A pioneering black gay doctor who served the Elephant & Castle community for 45 years, including during the Blitz, has been recognized with a blue plaque at London South Bank University.
The plaque marking the site of Dr Cecil Belfield Clarke’s surgery at the junction of the Newington Causeway and Southwark Bridge Road was unveiled on Wednesday by the Bishop of Croydon and the Barbados High Commissioner.
The plaque is on the outside wall of London’s South Bank University Perry Library, which now occupies the site of the surgery.
Cecil Belfield Clarke came to Britain from Barbados in September 1914 on a scholarship to study medicine at St Catharine’s College Cambridge.
In 1920 he founded the GP Surgery at 112 Newington Causeway from where he served the local community for 45 years until his retirement in 1965. The Surgery was one of the few buildings left standing after the Blitz.
The doctor’s name lives on through Clarke’s rule, a mathematical formula used to calculate the proper dose of medication for children.
In 1931 he was one of the founders of the League of Colored Peoples, along with Jamaican physician Harold Moody and others who fought for racial equality in housing, health care, child care, and successfully challenged the ban on color in the British Army.
The plaque is one of more than 80 monuments to notable black people erected in London by the Nubian Jak Community Trust. Dr. Clarke’s plaque has been sponsored by Tony Warner of Black History Walks.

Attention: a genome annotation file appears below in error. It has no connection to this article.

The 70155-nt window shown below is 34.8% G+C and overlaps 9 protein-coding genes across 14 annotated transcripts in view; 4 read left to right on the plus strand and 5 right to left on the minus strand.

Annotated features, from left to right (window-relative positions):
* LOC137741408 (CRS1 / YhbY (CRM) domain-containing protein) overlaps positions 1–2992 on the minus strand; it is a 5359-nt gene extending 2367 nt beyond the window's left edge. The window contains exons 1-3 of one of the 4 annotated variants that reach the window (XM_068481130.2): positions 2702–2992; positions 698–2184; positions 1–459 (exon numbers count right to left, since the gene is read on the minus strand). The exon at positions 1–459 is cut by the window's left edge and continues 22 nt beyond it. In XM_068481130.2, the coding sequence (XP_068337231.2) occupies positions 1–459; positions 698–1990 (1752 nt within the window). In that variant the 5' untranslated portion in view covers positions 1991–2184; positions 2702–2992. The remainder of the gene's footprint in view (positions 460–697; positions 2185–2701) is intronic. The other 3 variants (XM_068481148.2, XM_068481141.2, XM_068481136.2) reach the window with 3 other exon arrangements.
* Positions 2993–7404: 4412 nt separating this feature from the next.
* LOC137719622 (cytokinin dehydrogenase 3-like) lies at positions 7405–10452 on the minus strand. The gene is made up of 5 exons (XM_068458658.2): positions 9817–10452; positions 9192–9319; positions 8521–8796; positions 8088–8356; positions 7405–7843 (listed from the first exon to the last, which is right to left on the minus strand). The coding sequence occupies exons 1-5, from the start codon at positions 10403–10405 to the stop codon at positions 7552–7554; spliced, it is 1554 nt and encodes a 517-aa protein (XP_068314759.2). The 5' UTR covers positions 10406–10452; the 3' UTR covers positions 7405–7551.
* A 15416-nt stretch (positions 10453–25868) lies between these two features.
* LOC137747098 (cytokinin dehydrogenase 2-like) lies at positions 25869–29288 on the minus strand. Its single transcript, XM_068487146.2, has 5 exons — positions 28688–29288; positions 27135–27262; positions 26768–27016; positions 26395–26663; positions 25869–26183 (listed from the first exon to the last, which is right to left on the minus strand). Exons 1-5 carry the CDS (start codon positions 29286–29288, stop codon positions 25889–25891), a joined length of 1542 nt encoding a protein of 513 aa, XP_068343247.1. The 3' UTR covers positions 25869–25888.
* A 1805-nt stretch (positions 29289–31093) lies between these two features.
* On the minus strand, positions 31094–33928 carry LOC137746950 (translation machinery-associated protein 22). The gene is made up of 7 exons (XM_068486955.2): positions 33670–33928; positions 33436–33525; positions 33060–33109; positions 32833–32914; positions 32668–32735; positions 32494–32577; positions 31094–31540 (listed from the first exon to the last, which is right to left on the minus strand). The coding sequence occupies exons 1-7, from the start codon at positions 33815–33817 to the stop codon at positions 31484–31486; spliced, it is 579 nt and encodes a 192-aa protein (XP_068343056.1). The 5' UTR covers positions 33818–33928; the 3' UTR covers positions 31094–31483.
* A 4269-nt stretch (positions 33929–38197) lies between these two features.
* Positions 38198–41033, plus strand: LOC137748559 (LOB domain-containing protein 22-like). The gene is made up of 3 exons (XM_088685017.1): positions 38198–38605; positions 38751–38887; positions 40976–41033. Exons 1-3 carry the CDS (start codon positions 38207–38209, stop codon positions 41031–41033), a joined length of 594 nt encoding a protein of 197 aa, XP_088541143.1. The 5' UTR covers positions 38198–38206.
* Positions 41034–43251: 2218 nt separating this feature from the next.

The ceremony on Wednesday was preceded by speeches from a number of invited guests, including Dr Latifa Patel, from the British Medical Association, and Dr Colin Higgins, from St. Catharine’s College, Cambridge.
L’myah Sherae, who researched the life of Dr Clarke while studying at St Catharine’s College, shared some of her findings.
Kamran Abassi, editor-in-chief of the British Medical Journal, read a letter that Dr Clarke sent to the BMJ in 1962 and quoted from the obituary that appeared in the journal after his death in 1970.
In his speech, local historian Stephen Bourne painted a wartime picture of Elephant & Castle and explained how Dr Clarke commuted daily, from the Barnet home he shared with his partner Edward Walter, to see his Southwark patients. .
Rachel Picton, Dean of LSBU’s School of Community Health and Allied Health, said: “Dr Cecil Belfield Clarke and his contribution to this community will now be properly recognized and remembered, and his legacy will live on, at the site where he diagnosed, treated and cared for patients with the passion, expertise, and commitment that we aim to instill in all of our health and social care graduates.
“It’s a great role model to learn from and a story to be proud of.”
LSBU Chancellor Sir Simon Hughes added: “We are one of the few universities in Britain where the majority of our students come from global majority communities, and we are very proud of that.”
The Bishop of Croydon Rt Revd. Rosemarie Mallet, who was born in Barbados and taught at LSBU before her ordination, told the gathering that Clarke’s story had been “made invisible” and appreciated efforts to raise awareness about her life and work.
He said he would urge local primary and secondary schools associated with Southwark Cathedral to teach their pupils about Dr Clarke and his history.
His Excellency Milton Inniss, High Commissioner for Barbados in London, thanked all those who had “brought Dr Clarke’s story to light”.